RADIATION TO THE CHEST WALL
Radiation is a frequent adjunct for cancer treatment. Over 1.5 million persons have been diagnosed with cancer in the United States and of these, over two-thirds require radiation treatment.1 Radiation is frequently combined with surgery to assist with local control. Furthermore, it can reduce the dosage of chemotherapy required through a synergistic effect. It is more commonly used in breast and lung tumors due to contiguous spread of disease or inability to achieve completely negative margins. It also plays a role in the treatment of recurrent and metastatic tumors of other cell-line etiologies including lymphomas. Physiologically, radiation induces damage to the double-stranded DNA through the generation of free radicals.
While radiation therapy techniques have advanced over the 100 years of its existence, it continues to impact normal tissue in its path. Radiation injures small vessels thereby decreasing oxygen delivery to normal tissues. It also causes fibrosis of surrounding tissue, further diminishing oxygen delivery.2 This directly damages the quality of the tissue present in an irradiated area and worsens its ability to respond to environmental or physiologic stresses. Complications associated with radiation to the chest wall include ulceration of the skin and soft tissue with resultant infection, rib fracture, osteonecrosis, recurrent tumor, and pulmonary fibrosis to name a few.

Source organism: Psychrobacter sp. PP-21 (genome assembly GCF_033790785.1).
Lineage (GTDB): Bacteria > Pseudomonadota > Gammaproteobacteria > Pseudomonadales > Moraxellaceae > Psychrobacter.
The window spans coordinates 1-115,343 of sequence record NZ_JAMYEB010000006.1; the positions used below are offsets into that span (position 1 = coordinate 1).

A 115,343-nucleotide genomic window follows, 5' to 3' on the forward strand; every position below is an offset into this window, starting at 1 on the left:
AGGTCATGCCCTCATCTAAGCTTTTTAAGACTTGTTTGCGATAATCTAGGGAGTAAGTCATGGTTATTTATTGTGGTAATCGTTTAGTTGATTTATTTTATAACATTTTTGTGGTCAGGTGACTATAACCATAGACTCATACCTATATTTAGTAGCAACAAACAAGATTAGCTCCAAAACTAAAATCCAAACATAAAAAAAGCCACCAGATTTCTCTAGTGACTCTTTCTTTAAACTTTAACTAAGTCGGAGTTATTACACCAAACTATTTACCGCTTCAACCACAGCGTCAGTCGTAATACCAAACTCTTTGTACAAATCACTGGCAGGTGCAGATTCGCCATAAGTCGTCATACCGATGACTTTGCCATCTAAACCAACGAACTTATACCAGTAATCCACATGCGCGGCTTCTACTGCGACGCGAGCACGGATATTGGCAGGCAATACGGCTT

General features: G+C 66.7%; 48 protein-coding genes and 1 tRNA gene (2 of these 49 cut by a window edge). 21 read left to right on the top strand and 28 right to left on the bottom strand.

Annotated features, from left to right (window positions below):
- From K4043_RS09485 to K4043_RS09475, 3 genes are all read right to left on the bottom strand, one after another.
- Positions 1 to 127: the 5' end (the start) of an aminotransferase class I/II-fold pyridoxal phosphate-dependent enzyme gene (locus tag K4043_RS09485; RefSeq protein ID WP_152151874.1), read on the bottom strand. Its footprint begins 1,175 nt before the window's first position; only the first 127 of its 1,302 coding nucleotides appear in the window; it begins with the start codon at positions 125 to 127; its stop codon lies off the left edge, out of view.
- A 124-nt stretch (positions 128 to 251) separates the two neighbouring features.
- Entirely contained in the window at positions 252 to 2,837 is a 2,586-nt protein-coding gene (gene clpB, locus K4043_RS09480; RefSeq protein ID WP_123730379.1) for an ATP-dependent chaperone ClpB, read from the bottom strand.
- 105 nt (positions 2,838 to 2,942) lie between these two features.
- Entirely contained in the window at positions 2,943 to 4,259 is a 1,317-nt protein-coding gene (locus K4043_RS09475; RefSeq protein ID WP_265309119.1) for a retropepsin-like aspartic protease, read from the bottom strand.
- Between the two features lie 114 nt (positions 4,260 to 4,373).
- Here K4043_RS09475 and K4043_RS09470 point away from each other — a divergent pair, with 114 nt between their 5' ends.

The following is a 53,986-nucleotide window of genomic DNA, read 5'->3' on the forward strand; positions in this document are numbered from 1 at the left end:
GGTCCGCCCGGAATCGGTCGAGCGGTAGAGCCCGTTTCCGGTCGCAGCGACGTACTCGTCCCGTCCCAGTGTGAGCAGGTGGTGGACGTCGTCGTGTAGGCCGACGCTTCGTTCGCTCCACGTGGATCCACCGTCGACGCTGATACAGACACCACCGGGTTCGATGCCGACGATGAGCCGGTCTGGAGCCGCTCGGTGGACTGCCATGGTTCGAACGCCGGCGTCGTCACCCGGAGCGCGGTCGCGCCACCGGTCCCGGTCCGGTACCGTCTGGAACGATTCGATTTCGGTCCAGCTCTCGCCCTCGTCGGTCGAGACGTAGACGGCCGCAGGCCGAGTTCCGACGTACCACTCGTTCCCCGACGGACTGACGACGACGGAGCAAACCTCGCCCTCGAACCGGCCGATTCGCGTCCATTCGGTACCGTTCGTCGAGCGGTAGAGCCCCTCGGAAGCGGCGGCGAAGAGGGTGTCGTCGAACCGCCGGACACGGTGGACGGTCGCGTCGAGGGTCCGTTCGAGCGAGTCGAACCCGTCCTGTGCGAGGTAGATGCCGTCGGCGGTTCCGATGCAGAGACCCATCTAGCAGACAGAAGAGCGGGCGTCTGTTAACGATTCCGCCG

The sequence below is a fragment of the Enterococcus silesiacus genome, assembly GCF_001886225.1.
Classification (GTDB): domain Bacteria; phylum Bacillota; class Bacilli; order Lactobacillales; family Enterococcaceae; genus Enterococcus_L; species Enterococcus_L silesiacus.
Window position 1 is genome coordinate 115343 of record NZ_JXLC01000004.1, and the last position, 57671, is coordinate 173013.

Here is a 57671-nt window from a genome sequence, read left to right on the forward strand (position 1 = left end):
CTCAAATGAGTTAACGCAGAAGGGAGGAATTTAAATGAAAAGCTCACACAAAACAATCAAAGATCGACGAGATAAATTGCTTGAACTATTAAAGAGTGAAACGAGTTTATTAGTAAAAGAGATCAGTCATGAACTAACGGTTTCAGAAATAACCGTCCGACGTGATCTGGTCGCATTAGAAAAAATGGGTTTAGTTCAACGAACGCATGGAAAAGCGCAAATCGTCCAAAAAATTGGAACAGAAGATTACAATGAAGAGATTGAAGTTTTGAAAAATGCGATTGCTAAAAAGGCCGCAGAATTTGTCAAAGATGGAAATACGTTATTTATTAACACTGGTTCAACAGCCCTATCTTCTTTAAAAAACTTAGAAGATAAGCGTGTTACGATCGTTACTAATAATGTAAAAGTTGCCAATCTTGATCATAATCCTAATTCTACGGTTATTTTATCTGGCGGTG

Chest wall tumors frequently require a multidisciplinary approach. Because local soft tissues become fibrotic following irradiation, these tissues are often not amenable to primary closure or local tissue rearrangements to achieve a closed wound. Irradiated chest wall defects following tumor resection frequently require the incorporation of well vascularized, nonirradiated tissue in the form of flaps. Despite the delivery of well-vascularized tissue, chest wall reconstruction in the setting of radiation remains a complex proposition with higher than normal complication rates.3
The chest wall provides protection to intrathoracic and intra-abdominal organs, supports shoulder and upper extremity function, and provides a platform for respiratory muscles to increase or decrease intrathoracic pressure to stimulate air exchange.4 Chest wall reconstruction involves combining two goals: restoration of functional integrity and aesthetics.
Prior to any reconstructive effort in an irradiated field, it is important to establish clear margins. In addition, any infection must be cleared with serial debridement and IV antibiotics. Inadequate debridement may lead to persistent drainage.5 Once the final defect is established, it is important to assess the size and location of defect, depth of defect, quality of surrounding tissues, and patient prognosis.6 These factors will guide the selection of an optimal reconstructive method while also providing for potential contingencies. Knowledge of a wide variety of reconstructive options allows for adaptation to potential intraoperative developments.
The size and location of the defect will help to determine what will likely be affected as part of the resection plan. Based on excision location, the ideal method ...